On Saturday, we slept in a little but were *again* treated to the most lovely breakfast by our hosts. They made us cinnamon roll french toast, eggs, bacon, sausage, and all the works. Again, finding breakfast is a big deal because we never get it in Spain. It’s funny because I don’t really like breakfast foods when I am in the states, but here it’s almost something that I crave (???). After breakfast, we decided to head to Verona. We had originally intended to go to Florence for the day (about three hours away by train), but that would involve an early manning, a late night, and lots of running around. Even then, we would hardly be able to do the city justice. We decided to stick a little closer to Vicenza and check our Verona instead.

Some yummy lookin’ pizza in Verona! Of course, I had to stop for a slice!

“In fair Verona, where we lay our scene. From ancient grudge break to new mutiny. Where civil blood makes civil hands unclean.” Sound familiar? Yes, Verona is the setting of Romeo and Juliet! The city was beautiful and we had a lovely afternoon exploring. We popped in lots of shops and, of course, saw Juliet’s balcony. We found a “International Food Festival” online and decided to stop in to find some dinner. We ended up stopping at every stand and trying a bunch of different foods. Some interesting highlights were the caciocavallo spread on bread as well as the three different cannolis. We also had a calzone, a burger, some curry, these little meat skewers, etc. After that, we headed back to Vicenza for the night. Brenda had bought us some Oreos, which were definitely a treat! They have access to the army base commissary which has many American foods, so they found us some treats that are harder to find in Spain (yay!).

Can you tell by my face in this photo how I felt about the birds in Milan?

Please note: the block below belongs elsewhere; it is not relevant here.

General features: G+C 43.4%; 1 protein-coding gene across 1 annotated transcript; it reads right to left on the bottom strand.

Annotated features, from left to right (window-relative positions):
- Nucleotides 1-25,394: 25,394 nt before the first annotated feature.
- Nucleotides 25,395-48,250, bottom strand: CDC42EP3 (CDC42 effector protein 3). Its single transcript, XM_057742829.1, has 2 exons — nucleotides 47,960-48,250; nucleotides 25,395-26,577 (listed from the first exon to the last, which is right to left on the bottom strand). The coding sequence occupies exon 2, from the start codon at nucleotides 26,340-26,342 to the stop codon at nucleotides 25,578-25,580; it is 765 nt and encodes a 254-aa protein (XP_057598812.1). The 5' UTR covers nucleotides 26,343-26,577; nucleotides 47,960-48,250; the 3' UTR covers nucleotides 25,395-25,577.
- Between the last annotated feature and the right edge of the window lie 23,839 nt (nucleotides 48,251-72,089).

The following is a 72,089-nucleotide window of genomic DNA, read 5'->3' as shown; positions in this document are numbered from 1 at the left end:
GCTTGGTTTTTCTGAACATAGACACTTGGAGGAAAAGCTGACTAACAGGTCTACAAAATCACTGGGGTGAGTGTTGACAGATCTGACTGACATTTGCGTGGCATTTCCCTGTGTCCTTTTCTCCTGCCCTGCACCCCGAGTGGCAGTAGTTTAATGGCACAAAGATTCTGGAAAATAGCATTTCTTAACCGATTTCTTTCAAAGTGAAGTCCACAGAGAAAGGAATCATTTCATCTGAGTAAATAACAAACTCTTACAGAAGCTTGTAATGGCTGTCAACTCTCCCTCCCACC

Flights out of Milan were much cheaper than those our of Venice, so three of us decided to take the opportunity to spend Sunday in Milan as well. We got up at 6:30 and made our way to the train station for a three hour ride. As soon as we got there, we hit the town! We first went to the Starbucks Reserve for some coffee and breakfast. This Starbucks is incredibly opulent and impressive. You should Google it, it is definitely a sight to see! We then did some shopping (as is customary in the “Fashion Capital of the World”), saw the Duomo, and played with the birds outside of the cathedral. My friends are really into getting the birds to jump on them (as our most tourists, haha) but I can’t stand them! I’m not the biggest bird fan, I must say! After a lovely day exploring Milan, we headed to the airport and returned to Sevilla.

Overall, this weekend was absolutely lovely. I especially enjoyed getting to know our hosts for the weekend, Brenda and Craig. The US Army has taken them all over the world. They have lived in Vicenza for almost four years and they love hosting guests. Brenda keeps count on how many people come stay in their house – I was #115! They are truly the most incredible hosts ever and I cannot thank them enough or begin to repay them for the hospitality that they displayed for our group this weekend. I went to Vicenza thinking we would have a free place to stay, but they offered us so much more than that! I hope to run into them in the future.